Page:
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Simple vs complex Effects Pedals, Units & Accessories
Old 26th March 2014
  #121
Quote:
Originally Posted by darkhorse View Post
Soooo, aaaa, did anyone happen to notice Malmsteen scored an entire orchestra piece and played along with them? I get fatigued listening to a lot of it but really, the chap is quite amazing at what he does. I sure as hell cannot do what he does. So I am far not to insult him. Saying he cannot write, I mean seriously??
Amazon.com: Concerto Suite for Electric Guitar and Orchestra: Yngwie Malmsteen: Movies & TV
Even my wife recognizes the chap can rip and is rather amazing. It is not easy listening to be sure. But fellow is a unique talent. He wrote all the music.
Any second year college music theory major can write and score for an orchestra.

Whether he can write is not the point.

The point is, can he write anything worth listening to?

The practice rooms of any college level music school are filled with people who can "rip". That doesn't mean they're anything more than people who practice a lot.

Like I said before, music is not an athletic event.
Old 27th March 2014
  #122
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Originally Posted by John Eppstein View Post
Any second year college music theory major can write and score for an orchestra.

Whether he can write is not the point.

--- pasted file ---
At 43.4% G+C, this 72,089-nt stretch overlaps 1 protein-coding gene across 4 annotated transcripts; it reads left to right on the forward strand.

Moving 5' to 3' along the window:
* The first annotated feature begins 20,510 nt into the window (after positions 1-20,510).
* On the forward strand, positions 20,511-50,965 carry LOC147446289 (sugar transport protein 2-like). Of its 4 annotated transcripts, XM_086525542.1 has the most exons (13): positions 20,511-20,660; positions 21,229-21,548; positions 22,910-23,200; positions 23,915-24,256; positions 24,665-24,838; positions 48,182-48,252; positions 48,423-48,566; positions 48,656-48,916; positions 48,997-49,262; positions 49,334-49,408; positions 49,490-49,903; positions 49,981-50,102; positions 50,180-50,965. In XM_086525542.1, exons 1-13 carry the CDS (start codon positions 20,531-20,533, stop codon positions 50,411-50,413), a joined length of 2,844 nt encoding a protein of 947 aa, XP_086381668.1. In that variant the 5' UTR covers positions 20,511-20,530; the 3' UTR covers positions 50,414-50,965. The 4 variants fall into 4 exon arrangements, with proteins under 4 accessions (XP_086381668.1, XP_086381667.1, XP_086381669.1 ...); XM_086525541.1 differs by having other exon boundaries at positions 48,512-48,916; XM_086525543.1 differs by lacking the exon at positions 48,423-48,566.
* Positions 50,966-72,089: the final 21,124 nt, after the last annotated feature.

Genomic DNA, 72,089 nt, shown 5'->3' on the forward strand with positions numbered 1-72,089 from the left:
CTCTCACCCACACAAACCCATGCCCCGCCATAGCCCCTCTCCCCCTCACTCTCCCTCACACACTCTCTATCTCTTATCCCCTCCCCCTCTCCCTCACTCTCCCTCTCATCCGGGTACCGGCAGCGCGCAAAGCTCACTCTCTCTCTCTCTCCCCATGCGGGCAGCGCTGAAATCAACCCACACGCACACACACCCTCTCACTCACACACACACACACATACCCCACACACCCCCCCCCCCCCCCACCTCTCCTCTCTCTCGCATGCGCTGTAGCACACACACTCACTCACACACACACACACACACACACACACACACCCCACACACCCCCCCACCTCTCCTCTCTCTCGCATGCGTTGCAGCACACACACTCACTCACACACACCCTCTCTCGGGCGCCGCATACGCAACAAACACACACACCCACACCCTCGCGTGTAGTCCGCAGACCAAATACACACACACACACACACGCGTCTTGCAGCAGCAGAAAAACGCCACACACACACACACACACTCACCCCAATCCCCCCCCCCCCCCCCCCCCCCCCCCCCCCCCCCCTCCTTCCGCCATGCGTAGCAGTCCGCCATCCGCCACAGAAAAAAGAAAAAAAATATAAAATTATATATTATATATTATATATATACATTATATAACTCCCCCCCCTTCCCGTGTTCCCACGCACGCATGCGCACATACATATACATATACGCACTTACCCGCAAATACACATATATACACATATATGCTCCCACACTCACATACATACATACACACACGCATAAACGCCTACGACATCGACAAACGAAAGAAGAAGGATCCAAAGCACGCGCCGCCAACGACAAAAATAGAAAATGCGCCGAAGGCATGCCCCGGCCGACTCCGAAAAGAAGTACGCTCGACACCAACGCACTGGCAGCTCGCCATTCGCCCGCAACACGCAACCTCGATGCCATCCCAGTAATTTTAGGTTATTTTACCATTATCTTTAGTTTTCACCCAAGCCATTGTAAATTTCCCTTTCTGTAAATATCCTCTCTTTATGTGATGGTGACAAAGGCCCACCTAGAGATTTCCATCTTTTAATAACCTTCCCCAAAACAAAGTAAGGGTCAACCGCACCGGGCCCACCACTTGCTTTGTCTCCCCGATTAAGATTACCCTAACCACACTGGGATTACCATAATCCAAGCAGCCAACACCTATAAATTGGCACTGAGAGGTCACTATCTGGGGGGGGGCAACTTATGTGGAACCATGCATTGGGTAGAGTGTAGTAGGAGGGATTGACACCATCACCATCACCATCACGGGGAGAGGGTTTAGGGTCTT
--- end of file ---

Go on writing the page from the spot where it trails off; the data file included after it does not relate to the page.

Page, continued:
The point is, can he write anything worth listening to?

The practice rooms of any college level music school are filled with people who can "rip". That doesn't mean they're anything more than people who practice a lot.

Like I said before, music is not an athletic event.
Probably but can they play at a master class level as well?
I find what Yngwie does extraordinary and I enjoy it now and then. For me he is the best at that neo-classical thing. It is what it is.
Well there is a whole lot of stuff out there I cannot term listenable. I appreciate sometimes hearing what the guitar is capable of doing. I listen to a lot of players some I like because I cannot do what they do.
A well rounded musician is capable of diverse styles and ranges. Some I like for that ability.
True some players tire you out as the ear can only take so much of anything. I have a limited time listening or playing anything. Still it's all good. I listen to Vai and Satriani a lot as well but I also like a lot of other players. Vai is another extraordinary technical true musician who is capable of amazing things. His first job was transcribing Frank Zappa's material. Satriani has a very good sense of groove to his material, even my wife likes some of it and that is a hard sell.
I am old school myself and I like the old masters like Pagey or Jeff Beck or my old mentor Robin Trower. Some new stuff is good but I find it difficult to really like a lot of the newer stuff. Good is good, is the way I hear it. I've been playing for a very long time and I can play as well as most but I do respect Yngwie and others for such an ability I cannot do.
Old 27th March 2014
  #123
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Theo Stobbe's Avatar
 

Quote:
Originally Posted by John Eppstein View Post
It's the difference between playing music and an athletic competition. If I'm gonna watch sports it'll be baseball or hockey, not some guy doing finger exercises.